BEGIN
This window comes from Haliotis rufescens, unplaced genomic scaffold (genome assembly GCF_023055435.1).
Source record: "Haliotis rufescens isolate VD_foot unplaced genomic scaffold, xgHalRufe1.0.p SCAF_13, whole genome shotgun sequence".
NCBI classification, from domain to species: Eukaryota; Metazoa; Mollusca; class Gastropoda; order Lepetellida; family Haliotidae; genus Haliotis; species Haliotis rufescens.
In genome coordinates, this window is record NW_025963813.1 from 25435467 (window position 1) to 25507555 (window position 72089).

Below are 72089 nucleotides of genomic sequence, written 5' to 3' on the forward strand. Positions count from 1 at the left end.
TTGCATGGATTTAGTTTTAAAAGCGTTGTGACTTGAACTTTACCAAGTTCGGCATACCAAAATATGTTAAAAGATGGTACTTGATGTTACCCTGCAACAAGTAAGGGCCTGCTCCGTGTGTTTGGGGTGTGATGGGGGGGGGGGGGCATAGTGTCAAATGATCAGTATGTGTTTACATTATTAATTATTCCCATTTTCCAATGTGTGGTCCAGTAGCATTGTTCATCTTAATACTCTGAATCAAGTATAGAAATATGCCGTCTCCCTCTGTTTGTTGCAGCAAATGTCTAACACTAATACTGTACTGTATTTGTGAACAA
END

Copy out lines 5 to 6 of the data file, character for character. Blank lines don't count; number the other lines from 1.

Below are 72089 nucleotides of genomic sequence, written 5' to 3' on the forward strand. Positions count from 1 at the left end.
TTGCATGGATTTAGTTTTAAAAGCGTTGTGACTTGAACTTTACCAAGTTCGGCATACCAAAATATGTTAAAAGATGGTACTTGATGTTACCCTGCAACAAGTAAGGGCCTGCTCCGTGTGTTTGGGGTGTGATGGGGGGGGGGGGGCATAGTGTCAAATGATCAGTATGTGTTTACATTATTAATTATTCCCATTTTCCAATGTGTGGTCCAGTAGCATTGTTCATCTTAATACTCTGAATCAAGTATAGAAATATGCCGTCTCCCTCTGTTTGTTGCAGCAAATGTCTAACACTAATACTGTACTGTATTTGTGAACAA